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SAMJ: South African Medical Journal

versão On-line ISSN 2078-5135
versão impressa ISSN 0256-9574

SAMJ, S. Afr. med. j. vol.100 no.2 Pretoria Fev. 2010




Partial flap avulsion following refractive surgery



Roland R Berger; M D Williams; Clive A Novis



Refractive surgery, mainly laser in situ keratomileusis (LASIK), is widely used to correct refractive errors, mainly myopia. It consists of producing a corneal flap, ablating the underlying corneal stroma using laser energy, and repositioning the flap without suturing it to the underlying stroma.

A 58-year-old man presented with blurred vision, pain and photophobia after suffering a minor injury on his right eye from a tree branch. He had had LASIK procedures 13 years ago for both eyes. The eye was congested, there was corneal fluorescein staining, and the corneal flap was partially detached and scrolled up (Fig. 1).



Under local sub-conjunctival anaesthesia the flap was irrigated, cleaned, repositioned and sutured. Methylprednisolone and gentamicin were injected subconjunctivally, and the eye was closed for 24 hours. The following day the eye was quiet with a visual acuity of 6/9 and the subsequent course was uneventful.

After a LASIK procedure the flap adheres to the corneal stroma because of the action of the endothelial pump and because the epithelium grows over the flap's margin. Scarring and fibrosis occur only at the flap's margin.1 Early and late complications are mainly haloes, glare, star-burst and dry eye. A dreaded complication is corneal ectasia.2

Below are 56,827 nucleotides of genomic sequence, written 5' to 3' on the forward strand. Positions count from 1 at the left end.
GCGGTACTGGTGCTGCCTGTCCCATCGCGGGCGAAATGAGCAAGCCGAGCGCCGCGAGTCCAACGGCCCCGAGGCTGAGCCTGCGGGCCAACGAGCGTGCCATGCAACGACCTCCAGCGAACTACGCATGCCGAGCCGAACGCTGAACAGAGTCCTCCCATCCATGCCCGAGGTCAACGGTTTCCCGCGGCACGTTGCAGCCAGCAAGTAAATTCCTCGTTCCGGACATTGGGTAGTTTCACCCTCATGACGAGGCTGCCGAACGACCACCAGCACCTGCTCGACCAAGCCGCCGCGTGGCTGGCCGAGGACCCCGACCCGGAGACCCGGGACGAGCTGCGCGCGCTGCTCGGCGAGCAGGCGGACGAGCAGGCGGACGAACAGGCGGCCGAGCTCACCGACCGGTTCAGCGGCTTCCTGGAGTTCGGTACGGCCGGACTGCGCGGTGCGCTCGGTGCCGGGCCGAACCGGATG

Traumatic dislocation has been reported after 10 days,3 1 year4 and 3 years and 5 months.5 Our report is the first to indicate the possibility of weak adhesion of the flap after a much longer time, i.e. 13 years.



1. Ivarsen A, Laurgern T, Moller-Petersen T. Characterisation of corneal fibrotic wound repair at the LASIK flap margin. Br J Ophthamol 2003; 87(10): 1272-1278.         [ Links ]

2. Piccoli P, Gomes AAC, Piccoli FVA. Corneal ectasia detected 32 months after LASIK for correction of myopia and asymmetric astigmatism. J Catar Ref Surg 2003; 29(3): 1222-1225.         [ Links ]

3. Melki SA, Talamo JH, Demetriades AM. Late traumatic dislocation of laser in situ keratomileusis corneal flaps.Ophthalmology 2000; 107(12): 2136-2139.         [ Links ]

4. Tai M-C, Chen C-H, Chang C-J. Late traumatic dislocation of Lasik corneal flaps. J Med Sci 2003; 23(3): 165-166.         [ Links ]

5. Tetz M, Werner L, Muller M, Dietze U. Late traumatic lasic flap loss during contact sport. J Catar Ref Surg 2007; 33(7): 1332-1335.         [ Links ]



Roland R Berger, MD (Padova), Specialist in Ophthalmology (Tel-Aviv), is Senior Consultant at Tambo Memorial Hospital in Boksburg. His main interest is ophthalmic trauma; Melissa D Williams, MB BCh, is doing her community service at the same hospital; Clive A Novis, MB BCh, FCS (Ophthalmology), is in private practice. His main interests are cataract and refractive surgery.

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